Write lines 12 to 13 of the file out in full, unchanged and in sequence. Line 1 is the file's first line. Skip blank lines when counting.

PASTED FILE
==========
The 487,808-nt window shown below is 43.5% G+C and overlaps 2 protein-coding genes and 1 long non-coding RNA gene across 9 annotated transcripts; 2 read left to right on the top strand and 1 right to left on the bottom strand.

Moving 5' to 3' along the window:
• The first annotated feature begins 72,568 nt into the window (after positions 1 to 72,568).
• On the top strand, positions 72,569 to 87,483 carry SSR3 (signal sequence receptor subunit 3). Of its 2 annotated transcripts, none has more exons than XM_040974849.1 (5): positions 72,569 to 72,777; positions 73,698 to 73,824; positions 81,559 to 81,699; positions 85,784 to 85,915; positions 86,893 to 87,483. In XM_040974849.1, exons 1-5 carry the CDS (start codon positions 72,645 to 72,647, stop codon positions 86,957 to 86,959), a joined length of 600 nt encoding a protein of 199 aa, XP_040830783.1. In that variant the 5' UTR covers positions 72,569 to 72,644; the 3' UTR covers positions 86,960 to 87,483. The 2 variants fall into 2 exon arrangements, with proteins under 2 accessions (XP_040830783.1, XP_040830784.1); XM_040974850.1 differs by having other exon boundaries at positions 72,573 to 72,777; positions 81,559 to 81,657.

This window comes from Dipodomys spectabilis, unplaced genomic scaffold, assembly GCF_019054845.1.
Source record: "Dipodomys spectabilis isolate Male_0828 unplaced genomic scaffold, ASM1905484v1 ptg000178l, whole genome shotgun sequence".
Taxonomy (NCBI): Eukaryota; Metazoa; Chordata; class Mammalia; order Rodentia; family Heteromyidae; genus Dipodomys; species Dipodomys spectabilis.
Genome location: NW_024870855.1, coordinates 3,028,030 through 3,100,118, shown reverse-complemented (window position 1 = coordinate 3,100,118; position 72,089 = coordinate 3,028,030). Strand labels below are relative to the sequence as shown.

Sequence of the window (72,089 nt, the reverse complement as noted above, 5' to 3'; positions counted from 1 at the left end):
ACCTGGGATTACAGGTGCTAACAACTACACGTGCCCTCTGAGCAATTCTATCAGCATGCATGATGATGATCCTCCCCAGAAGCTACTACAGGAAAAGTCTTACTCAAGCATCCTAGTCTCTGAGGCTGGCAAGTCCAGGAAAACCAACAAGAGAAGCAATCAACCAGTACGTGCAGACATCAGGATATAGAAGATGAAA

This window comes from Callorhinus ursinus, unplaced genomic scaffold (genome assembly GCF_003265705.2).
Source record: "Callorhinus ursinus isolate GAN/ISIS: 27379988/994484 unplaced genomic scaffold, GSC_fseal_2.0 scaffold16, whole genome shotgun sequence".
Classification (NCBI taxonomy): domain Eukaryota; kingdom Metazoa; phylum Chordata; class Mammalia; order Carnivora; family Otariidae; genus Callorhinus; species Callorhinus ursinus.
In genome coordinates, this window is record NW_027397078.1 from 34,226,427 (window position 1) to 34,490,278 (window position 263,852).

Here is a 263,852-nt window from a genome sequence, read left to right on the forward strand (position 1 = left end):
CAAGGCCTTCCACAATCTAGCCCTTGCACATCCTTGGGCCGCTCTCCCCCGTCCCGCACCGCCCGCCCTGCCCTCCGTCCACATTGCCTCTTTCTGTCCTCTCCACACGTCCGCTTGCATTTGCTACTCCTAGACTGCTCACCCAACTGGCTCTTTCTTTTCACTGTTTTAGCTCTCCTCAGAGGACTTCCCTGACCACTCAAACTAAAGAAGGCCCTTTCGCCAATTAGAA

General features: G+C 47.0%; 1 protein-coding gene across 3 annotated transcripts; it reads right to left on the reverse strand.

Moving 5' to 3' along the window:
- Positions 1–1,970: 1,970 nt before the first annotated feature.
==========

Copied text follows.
Source record: "Callorhinus ursinus isolate GAN/ISIS: 27379988/994484 unplaced genomic scaffold, GSC_fseal_2.0 scaffold16, whole genome shotgun sequence".
Classification (NCBI taxonomy): domain Eukaryota; kingdom Metazoa; phylum Chordata; class Mammalia; order Carnivora; family Otariidae; genus Callorhinus; species Callorhinus ursinus.